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I want to convert a one dimensional array to a two dimensional array with the following conditions and have followed the code from this question - https://stackoverflow.com/questions/1817631/iterating-one-dimension-array-as-two-dimension-array. The 2-dimensional array has to be copied from the one dimensional array and written bottom to top. The second condition is that while the 1-dim array is being copied bottom to top the first row and the last column of the original 1-dimensional array must not appear in the two dimensional array if one were to visualize the 1-dim as a 2-dim array.

int maxrowIndex = rows-1;
for (int row = 0; row < rows; row++)
    {
        for (int column = 0; column < columns ; column++)
            {
               twodim[row][column] = onedim[maxrowIndex*columns+column];

            }
        maxrowIndex--;
    }

Here is the second code

int maxrowIndex = rows-1;
for (int row = 0; row < rows-1; row++)
    {
        for (int column = 0; column < columns-1 ; column++)
            {
               twodim[row][column] = onedim[maxrowIndex*columns+column];

            }
        maxrowIndex--;
    }

Did I get it right ? Is there any way I can improve the code ?

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  • \$\begingroup\$ the first row and the last column of the original 1-dimensional array how does a 1-dimensional array have rows and columns? I don't quite understand the question, could you provide an example? \$\endgroup\$ – cbreezier May 24 '15 at 7:53
  • \$\begingroup\$ @user109486 - I meant if the 1-dimensional array is viewed as a 2-dimensional array. I have a data file(binary) that is stored in row major order. I have to read this data into a 1-d array , do a lot of post processing and write it out as 2 - dimensional array. Does that help? \$\endgroup\$ – gansub May 24 '15 at 8:04
  • \$\begingroup\$ @user109486 - here is an example of how to translate 1 d array to 2 d - stackoverflow.com/questions/1817631/… \$\endgroup\$ – gansub May 24 '15 at 9:01
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OK, so from what I can understand about your problem is that you want to "chunk" up a one-dimensional array into a two-dimensional array with rows rows and columns columns.

I'm going to assume row-major form since that's a little bit more typical (and seems to be what your code does too).

First of all, I don't understand the condition where it has to be written from bottom to up. I don't see any reason for this, but we'll assume we do have to do that for whatever reason.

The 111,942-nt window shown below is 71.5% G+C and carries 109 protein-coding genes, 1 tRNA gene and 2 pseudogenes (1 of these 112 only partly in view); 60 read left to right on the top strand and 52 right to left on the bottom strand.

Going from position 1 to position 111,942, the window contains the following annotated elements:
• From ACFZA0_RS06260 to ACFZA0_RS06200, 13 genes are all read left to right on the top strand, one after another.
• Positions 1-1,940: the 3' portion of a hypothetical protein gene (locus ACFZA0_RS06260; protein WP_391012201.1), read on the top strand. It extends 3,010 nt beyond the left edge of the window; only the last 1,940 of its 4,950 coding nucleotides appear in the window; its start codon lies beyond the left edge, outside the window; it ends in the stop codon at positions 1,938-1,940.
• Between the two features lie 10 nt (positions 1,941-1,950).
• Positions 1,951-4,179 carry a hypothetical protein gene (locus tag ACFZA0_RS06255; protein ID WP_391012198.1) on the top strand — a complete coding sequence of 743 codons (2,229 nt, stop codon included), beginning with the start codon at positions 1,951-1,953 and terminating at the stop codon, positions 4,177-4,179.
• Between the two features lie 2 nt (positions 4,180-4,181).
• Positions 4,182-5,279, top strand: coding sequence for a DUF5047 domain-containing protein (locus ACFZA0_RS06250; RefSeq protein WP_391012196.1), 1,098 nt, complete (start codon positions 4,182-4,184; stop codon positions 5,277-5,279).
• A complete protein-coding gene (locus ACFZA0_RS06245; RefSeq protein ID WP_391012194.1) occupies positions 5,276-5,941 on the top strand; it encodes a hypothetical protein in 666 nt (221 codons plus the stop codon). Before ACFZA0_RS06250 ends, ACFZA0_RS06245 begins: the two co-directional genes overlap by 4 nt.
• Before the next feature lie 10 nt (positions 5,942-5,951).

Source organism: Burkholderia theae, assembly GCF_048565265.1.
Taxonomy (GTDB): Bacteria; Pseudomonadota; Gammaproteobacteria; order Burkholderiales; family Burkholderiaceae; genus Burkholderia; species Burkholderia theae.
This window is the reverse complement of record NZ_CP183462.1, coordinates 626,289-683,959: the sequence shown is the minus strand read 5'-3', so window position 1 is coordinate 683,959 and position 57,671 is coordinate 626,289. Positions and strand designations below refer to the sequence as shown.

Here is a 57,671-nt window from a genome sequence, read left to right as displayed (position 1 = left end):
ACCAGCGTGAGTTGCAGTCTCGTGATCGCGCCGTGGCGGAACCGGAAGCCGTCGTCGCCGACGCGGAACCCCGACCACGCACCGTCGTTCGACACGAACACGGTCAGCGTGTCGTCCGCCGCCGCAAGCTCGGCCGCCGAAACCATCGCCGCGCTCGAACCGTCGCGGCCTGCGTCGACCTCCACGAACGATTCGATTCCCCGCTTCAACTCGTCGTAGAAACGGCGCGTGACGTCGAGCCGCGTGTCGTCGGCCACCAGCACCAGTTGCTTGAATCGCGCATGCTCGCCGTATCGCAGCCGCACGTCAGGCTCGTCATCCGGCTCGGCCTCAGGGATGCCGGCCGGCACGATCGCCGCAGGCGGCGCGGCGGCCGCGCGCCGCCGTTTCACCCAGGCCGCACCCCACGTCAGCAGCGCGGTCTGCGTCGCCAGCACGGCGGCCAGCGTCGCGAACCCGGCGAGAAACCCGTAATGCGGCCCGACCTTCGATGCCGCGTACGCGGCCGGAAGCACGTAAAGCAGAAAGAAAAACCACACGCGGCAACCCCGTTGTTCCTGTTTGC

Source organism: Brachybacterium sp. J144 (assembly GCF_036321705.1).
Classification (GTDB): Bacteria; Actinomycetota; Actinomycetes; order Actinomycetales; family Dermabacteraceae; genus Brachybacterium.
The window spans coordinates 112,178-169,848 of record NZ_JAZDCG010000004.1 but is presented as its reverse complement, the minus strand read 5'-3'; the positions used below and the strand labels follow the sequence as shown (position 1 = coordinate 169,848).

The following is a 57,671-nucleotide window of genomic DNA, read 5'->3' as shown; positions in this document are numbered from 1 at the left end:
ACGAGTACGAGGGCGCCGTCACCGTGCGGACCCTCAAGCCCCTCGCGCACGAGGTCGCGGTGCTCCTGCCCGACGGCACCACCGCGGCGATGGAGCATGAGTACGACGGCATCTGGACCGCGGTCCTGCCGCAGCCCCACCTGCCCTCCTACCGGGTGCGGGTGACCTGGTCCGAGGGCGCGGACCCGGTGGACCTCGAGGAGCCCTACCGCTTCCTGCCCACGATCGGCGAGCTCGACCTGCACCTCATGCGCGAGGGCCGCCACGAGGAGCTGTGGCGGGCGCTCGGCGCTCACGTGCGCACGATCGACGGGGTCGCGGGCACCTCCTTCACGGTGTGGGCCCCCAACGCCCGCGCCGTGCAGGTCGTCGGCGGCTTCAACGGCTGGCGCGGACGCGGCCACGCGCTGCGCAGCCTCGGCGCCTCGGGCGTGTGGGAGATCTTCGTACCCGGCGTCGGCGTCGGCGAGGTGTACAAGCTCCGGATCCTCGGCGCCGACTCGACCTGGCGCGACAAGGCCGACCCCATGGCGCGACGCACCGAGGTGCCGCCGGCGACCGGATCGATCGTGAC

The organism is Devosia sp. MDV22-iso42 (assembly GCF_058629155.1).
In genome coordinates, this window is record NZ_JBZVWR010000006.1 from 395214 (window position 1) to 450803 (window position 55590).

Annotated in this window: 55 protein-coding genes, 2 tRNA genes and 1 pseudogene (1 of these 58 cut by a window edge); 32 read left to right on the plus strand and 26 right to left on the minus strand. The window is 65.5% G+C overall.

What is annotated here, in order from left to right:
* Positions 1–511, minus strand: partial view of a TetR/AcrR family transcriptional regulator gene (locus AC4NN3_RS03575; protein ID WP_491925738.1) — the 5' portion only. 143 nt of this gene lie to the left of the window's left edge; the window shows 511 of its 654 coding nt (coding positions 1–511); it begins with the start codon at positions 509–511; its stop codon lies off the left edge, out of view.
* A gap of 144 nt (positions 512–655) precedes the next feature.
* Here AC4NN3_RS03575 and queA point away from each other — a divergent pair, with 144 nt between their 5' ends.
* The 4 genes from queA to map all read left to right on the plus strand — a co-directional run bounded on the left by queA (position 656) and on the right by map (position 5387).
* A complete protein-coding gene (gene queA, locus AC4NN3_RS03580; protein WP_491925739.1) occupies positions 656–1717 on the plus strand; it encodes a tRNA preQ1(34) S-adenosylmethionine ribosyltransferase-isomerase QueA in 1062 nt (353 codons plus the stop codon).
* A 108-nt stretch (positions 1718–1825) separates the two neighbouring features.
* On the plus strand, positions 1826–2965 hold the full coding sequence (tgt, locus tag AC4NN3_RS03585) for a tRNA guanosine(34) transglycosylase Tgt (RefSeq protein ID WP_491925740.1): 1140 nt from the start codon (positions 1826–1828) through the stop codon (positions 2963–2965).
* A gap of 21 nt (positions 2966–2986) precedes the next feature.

Your code does not quite work, because you've confused the row variable and the maxrowIndex variable. In the part where you are attempting to calculate the one-dimensional index based on a given row and column you use this maxrowIndex variable which hints at it actually storing the current row index. But you do not use this when indexing your two-dimensional array.

In terms of style, I have to say that I'm not a fan of opening the brace { on the next line, and especially not indenting twice each time you nest.

Here's how I would approach the problem:

Edit: clarification - the data was original written north to south ([0][0] would have been the north west corner) and we need to flip vertically so that the new [0][0] should be the south west corner.

// We ignore the first row of the original array (which is the last row of the new 2d array
for (int row = 0; row < rows - 1; row++) {
    // From first column to second last column (skips last column)
    for (int column = 0; column < columns; columns++) {
        int originalRow = rows - 1 - row;
        twodim[row][column] = onedim[originalRow*columns + column];
    }
}
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  • \$\begingroup\$ hm ok, so do you need twodim[0][0] to be the origin? currently that will contain whatever was in onedim[0] \$\endgroup\$ – cbreezier May 24 '15 at 15:00
  • \$\begingroup\$ Yes I require twodim[0][0] to be the origin and this has to be equal to onedim[rows*columns] \$\endgroup\$ – gansub May 24 '15 at 15:04
  • \$\begingroup\$ Is that better? Now we've essentially flipped the data vertically and put it into a new 2d array. \$\endgroup\$ – cbreezier May 24 '15 at 15:12
  • \$\begingroup\$ you have then introduced the extra variable :). Not an issue but the clarification is incorrect. The data is read bottom up and written bottom to top as well. Remember the original binary data file has row major ordering with the origin of the cell at the lower left hand corner. It needs to be read bottom up and then written bottom up as well. \$\endgroup\$ – gansub May 24 '15 at 15:18
  • \$\begingroup\$ "lower left hand corner" is this [0][0] or [rows-1][0] in your representation? I will revert back to the previous version for now then. \$\endgroup\$ – cbreezier May 24 '15 at 15:25

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